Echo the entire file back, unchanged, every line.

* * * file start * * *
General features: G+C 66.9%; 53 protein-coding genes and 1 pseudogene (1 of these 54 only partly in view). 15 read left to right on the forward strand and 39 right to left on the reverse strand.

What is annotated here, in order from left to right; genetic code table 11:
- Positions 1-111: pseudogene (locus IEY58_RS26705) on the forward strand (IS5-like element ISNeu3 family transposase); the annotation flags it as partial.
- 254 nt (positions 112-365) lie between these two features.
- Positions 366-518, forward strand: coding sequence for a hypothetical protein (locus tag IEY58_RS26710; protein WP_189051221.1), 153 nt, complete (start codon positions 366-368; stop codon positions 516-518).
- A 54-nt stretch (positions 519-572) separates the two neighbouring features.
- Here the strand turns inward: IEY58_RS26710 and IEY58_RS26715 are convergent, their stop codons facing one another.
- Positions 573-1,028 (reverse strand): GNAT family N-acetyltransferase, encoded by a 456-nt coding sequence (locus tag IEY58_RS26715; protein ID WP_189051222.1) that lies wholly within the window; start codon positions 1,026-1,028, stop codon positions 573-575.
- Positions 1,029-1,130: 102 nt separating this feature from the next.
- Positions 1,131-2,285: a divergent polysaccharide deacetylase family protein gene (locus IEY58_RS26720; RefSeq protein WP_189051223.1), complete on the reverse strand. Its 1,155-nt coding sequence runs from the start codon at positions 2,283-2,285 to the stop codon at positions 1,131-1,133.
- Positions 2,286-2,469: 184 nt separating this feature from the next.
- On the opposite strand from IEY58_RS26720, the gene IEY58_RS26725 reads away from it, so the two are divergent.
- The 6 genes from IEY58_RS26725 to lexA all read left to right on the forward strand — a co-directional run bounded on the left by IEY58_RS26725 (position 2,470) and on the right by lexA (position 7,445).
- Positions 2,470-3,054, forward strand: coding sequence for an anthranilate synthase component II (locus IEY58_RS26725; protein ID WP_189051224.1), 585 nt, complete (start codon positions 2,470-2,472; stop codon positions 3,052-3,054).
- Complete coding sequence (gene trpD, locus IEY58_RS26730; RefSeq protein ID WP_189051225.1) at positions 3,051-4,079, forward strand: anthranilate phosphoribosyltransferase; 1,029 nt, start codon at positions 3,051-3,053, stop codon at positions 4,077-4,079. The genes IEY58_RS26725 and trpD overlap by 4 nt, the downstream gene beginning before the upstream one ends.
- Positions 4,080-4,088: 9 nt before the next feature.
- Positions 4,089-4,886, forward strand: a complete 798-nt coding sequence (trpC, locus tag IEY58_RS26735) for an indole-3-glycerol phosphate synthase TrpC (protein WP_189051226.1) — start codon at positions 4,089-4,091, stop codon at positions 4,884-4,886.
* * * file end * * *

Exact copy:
General features: G+C 66.9%; 53 protein-coding genes and 1 pseudogene (1 of these 54 only partly in view). 15 read left to right on the forward strand and 39 right to left on the reverse strand.

What is annotated here, in order from left to right; genetic code table 11:
- Positions 1-111: pseudogene (locus IEY58_RS26705) on the forward strand (IS5-like element ISNeu3 family transposase); the annotation flags it as partial.
- 254 nt (positions 112-365) lie between these two features.
- Positions 366-518, forward strand: coding sequence for a hypothetical protein (locus tag IEY58_RS26710; protein WP_189051221.1), 153 nt, complete (start codon positions 366-368; stop codon positions 516-518).
- A 54-nt stretch (positions 519-572) separates the two neighbouring features.
- Here the strand turns inward: IEY58_RS26710 and IEY58_RS26715 are convergent, their stop codons facing one another.
- Positions 573-1,028 (reverse strand): GNAT family N-acetyltransferase, encoded by a 456-nt coding sequence (locus tag IEY58_RS26715; protein ID WP_189051222.1) that lies wholly within the window; start codon positions 1,026-1,028, stop codon positions 573-575.
- Positions 1,029-1,130: 102 nt separating this feature from the next.
- Positions 1,131-2,285: a divergent polysaccharide deacetylase family protein gene (locus IEY58_RS26720; RefSeq protein WP_189051223.1), complete on the reverse strand. Its 1,155-nt coding sequence runs from the start codon at positions 2,283-2,285 to the stop codon at positions 1,131-1,133.
- Positions 2,286-2,469: 184 nt separating this feature from the next.
- On the opposite strand from IEY58_RS26720, the gene IEY58_RS26725 reads away from it, so the two are divergent.
- The 6 genes from IEY58_RS26725 to lexA all read left to right on the forward strand — a co-directional run bounded on the left by IEY58_RS26725 (position 2,470) and on the right by lexA (position 7,445).
- Positions 2,470-3,054, forward strand: coding sequence for an anthranilate synthase component II (locus IEY58_RS26725; protein ID WP_189051224.1), 585 nt, complete (start codon positions 2,470-2,472; stop codon positions 3,052-3,054).
- Complete coding sequence (gene trpD, locus IEY58_RS26730; RefSeq protein ID WP_189051225.1) at positions 3,051-4,079, forward strand: anthranilate phosphoribosyltransferase; 1,029 nt, start codon at positions 3,051-3,053, stop codon at positions 4,077-4,079. The genes IEY58_RS26725 and trpD overlap by 4 nt, the downstream gene beginning before the upstream one ends.
- Positions 4,080-4,088: 9 nt before the next feature.
- Positions 4,089-4,886, forward strand: a complete 798-nt coding sequence (trpC, locus tag IEY58_RS26735) for an indole-3-glycerol phosphate synthase TrpC (protein WP_189051226.1) — start codon at positions 4,089-4,091, stop codon at positions 4,884-4,886.